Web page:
"I'm into hard sci-fi."
That's Roman from the television show Party Down, a noted advocate of the scientifically sound brand of fiction known as hard sci-fi. In one episode Roman confronts Star Trek's George Takei about the mind meld. "So was there a biophysical principle behind it? Because it kind of seemed like magic. And magic, you know, has no place in sci-fi."
Roman might approve of a forthcoming line of science fiction books from NASA and Tor-Forge books. (Disclosure: Tor-Forge and Scientific American have the same corporate parent.)
The partnership aims to create scientifically accurate novels and to get the word out about NASA missions present and future. NASA's Goddard Space Flight Center is hosting a workshop in November where authors can learn about NASA missions and the science behind them.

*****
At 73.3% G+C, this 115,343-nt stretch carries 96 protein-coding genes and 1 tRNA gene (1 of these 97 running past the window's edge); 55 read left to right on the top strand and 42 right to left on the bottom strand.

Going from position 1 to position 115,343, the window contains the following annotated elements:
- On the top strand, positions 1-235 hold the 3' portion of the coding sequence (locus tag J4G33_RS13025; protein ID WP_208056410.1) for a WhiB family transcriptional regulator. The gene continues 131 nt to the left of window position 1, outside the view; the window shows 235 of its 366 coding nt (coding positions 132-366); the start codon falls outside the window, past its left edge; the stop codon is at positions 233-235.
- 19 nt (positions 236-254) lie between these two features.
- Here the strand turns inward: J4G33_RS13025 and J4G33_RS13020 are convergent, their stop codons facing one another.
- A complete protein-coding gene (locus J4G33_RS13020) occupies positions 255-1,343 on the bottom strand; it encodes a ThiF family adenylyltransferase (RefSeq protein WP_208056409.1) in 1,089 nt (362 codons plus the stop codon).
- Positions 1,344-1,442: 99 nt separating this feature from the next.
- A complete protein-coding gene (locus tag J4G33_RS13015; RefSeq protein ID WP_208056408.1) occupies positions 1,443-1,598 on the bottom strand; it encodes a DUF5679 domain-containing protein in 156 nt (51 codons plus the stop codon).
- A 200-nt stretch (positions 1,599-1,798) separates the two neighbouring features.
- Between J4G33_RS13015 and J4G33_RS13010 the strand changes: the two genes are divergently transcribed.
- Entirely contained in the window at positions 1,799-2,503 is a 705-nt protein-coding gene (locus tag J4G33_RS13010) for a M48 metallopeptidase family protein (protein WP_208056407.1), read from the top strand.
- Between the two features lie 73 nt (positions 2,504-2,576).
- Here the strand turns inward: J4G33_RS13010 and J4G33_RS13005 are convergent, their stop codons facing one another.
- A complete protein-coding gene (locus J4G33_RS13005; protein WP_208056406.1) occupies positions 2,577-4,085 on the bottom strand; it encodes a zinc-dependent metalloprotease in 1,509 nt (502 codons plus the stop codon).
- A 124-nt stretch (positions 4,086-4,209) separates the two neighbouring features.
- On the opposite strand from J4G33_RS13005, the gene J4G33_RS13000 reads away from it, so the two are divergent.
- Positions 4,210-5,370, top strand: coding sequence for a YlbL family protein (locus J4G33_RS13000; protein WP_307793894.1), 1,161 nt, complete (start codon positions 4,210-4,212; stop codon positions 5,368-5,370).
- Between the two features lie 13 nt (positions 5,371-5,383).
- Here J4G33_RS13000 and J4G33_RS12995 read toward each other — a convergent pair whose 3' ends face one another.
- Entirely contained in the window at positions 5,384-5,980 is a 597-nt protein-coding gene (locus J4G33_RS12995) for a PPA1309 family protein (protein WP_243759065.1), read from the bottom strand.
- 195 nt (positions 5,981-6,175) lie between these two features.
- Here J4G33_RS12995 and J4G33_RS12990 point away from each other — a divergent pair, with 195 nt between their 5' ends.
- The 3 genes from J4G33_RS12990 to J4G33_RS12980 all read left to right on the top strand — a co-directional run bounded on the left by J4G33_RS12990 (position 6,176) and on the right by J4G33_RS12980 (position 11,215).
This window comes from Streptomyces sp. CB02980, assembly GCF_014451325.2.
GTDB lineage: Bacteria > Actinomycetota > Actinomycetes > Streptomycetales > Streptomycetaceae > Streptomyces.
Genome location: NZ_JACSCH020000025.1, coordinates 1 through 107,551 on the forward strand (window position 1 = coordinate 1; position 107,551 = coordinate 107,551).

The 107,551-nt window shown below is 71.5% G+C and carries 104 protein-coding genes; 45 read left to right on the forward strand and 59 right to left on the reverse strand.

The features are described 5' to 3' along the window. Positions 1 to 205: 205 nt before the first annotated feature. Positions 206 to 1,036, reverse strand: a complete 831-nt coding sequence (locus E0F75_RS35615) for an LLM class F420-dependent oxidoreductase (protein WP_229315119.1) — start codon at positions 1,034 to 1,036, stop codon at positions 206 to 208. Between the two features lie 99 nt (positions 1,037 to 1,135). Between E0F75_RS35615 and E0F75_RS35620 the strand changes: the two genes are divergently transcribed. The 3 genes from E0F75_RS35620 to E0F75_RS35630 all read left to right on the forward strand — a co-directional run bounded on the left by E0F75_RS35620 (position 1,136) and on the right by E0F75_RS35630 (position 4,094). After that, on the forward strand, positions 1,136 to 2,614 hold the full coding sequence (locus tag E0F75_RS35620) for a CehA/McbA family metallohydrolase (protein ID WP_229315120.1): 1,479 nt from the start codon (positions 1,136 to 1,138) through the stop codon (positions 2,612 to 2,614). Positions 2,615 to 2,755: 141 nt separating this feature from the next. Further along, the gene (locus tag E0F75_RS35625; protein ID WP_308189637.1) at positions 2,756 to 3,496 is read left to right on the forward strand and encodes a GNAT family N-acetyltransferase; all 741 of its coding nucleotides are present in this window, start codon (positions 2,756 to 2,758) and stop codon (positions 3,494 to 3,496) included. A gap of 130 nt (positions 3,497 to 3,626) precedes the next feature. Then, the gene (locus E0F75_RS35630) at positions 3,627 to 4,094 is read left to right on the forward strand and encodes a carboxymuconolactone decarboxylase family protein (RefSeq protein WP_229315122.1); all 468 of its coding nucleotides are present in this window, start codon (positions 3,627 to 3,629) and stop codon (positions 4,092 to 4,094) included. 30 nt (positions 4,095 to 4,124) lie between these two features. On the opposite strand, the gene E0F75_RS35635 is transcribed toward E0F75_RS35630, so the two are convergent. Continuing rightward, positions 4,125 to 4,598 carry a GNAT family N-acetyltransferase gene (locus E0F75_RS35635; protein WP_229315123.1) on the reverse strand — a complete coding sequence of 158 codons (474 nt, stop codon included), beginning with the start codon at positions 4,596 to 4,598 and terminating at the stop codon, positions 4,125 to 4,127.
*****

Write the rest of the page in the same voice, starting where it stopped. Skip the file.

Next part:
The ultimate goal is to get students interested in science and math. With the hope that some of them will pursue careers in science and technology, just as the classic science fiction of Asimov and Bradbury inspired so many in the past. And if the books can satisfy hard sci-fi fans at the same time, they’ll live long and prosper.
[The above text is a transcript of this podcast.]